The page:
It was a chilly high of 45 degrees yesterday. I had recess duty and, just like every school year, there were several kids outside in short sleeves, shorts, dresses without tights, etc. Their reason? Winter coats are not cool. According to one student, "They make you look all chubby and fat!"
My poor, poor third graders! What has society done to you already?
For the last three years I have written persuasive pieces in my classroom trying to get kids to wear coats/hats/boots/(God-Forbid) snow-pants out to recess. Although I think I am a pretty adequate writer, I have convinced few students. The desire to be cool in front of your peers is a much stronger argument.
This year a will be taking a different approach...
You want to look cool? Let me tell you about cool! Let me paint a picture of how I used to dress to go outside and play:
First, I wore a blaze orange hat. I had to wear this because most of my play time was at Grandma's house up north. We had to wear something blaze orange so the hunters would easily spot us. Now blaze orange was a little easier for my camo-clad brothers and male cousins to match with but for a girl, blaze orange does not match pink or purple. At. All! But I sucked it up because I would rather the hunters not mistake me for a deer.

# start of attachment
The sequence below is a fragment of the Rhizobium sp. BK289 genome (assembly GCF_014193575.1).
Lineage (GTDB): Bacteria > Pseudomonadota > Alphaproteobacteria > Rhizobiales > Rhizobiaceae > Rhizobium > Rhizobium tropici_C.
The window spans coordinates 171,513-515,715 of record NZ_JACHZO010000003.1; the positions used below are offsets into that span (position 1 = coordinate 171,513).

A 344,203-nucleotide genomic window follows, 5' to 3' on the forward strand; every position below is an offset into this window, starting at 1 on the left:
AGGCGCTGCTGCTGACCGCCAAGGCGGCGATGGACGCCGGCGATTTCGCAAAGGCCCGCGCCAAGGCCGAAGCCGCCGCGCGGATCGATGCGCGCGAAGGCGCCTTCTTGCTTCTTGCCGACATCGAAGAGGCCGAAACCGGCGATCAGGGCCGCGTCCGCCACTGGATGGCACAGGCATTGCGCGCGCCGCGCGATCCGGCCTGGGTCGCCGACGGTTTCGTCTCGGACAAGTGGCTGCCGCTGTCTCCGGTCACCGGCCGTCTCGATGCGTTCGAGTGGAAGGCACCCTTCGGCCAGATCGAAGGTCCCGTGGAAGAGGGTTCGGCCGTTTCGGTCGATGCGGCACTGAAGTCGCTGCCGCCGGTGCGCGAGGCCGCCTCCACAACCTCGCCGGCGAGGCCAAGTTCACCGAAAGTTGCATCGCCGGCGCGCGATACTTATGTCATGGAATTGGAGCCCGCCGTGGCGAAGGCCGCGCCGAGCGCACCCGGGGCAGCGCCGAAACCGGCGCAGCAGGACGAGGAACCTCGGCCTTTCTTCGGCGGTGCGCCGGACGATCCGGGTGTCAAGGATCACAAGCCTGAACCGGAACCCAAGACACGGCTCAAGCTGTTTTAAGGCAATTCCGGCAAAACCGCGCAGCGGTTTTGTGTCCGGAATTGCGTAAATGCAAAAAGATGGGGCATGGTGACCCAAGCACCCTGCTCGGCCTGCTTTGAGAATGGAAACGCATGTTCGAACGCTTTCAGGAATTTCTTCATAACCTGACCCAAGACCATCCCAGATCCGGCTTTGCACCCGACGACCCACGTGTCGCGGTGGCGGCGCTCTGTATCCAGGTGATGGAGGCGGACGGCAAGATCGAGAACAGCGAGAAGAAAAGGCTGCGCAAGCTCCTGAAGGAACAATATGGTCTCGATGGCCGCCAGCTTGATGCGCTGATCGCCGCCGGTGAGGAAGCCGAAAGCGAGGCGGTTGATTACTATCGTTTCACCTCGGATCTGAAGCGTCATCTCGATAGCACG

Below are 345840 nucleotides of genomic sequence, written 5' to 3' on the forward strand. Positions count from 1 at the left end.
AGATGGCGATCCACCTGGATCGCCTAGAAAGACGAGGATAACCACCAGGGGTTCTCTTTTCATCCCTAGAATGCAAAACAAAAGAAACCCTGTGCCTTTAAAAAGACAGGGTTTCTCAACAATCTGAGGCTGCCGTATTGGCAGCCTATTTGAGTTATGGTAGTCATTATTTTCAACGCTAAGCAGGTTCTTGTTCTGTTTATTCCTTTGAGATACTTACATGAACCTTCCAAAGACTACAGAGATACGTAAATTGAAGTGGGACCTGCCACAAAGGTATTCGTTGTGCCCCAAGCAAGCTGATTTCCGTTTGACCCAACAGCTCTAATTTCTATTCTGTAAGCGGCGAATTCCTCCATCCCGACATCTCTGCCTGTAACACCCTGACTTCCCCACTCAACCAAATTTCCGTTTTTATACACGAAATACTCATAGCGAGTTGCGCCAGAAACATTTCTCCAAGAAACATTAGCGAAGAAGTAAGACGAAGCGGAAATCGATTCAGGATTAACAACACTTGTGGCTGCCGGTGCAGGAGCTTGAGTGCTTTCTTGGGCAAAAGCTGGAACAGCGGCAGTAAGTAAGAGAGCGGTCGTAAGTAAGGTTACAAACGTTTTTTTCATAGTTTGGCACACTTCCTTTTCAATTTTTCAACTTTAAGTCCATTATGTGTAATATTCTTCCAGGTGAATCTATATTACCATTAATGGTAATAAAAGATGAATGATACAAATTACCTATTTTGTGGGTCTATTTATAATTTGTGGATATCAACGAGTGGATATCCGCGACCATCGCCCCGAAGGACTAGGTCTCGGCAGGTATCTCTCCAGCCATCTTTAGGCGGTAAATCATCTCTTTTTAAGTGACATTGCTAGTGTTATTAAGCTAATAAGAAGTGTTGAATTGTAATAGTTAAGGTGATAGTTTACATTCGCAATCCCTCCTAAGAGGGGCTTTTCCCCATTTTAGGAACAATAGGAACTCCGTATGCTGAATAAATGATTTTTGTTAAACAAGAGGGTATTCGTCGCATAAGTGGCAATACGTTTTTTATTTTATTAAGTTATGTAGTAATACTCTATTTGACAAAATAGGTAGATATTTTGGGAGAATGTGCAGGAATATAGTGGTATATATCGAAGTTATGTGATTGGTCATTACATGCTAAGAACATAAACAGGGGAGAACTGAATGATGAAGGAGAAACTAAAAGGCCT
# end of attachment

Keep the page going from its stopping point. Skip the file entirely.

Second, I wore cotton in my ears. I am not entirely sure why Grandma had us wear cotton in our ears. I think it has something to do with ear infections. I am pretty sure she still wears cotton on very cold days. The purpose is not the point. The fact is, Grandma says "wear cotton" so we wore cotton....and we ROCKED it!
Third, Great-Grandma knitted our mittens for us. Every time we went to Great-Grandma's house she would grab a scrap or some cardboard and trace our hands so she could knit mittens for us. So sweet of her. But Great-Grandma was practical. She used the yarn that was on sale. The yarn that no one in their right mind would pay full price for. The yarn that often had a vomit color to it. This did not match blaze orange, pink, or purple. But you wore them because that is what you had and Great-Grandma made them for you. (I question the resistance to water with these mittens still. The moment you touched the snow, you got wet, which made you toss your mittens off and get cold anyway....)
Fourth, and most popular, I wore bread bags in my boots. This kept my feet/socks from getting wet if I had a leak in my boot. The bread bags were always longer than my boots so I was able to fold them over the outside and display the Wonder Bread logo proudly.
Now, my third graders, what do you say you toss on that North Face fleece of yours and the matching hat and mittens, and head outside to play? Stop trying to be cool, we all know my cousins and siblings and I have set the bar pretty high.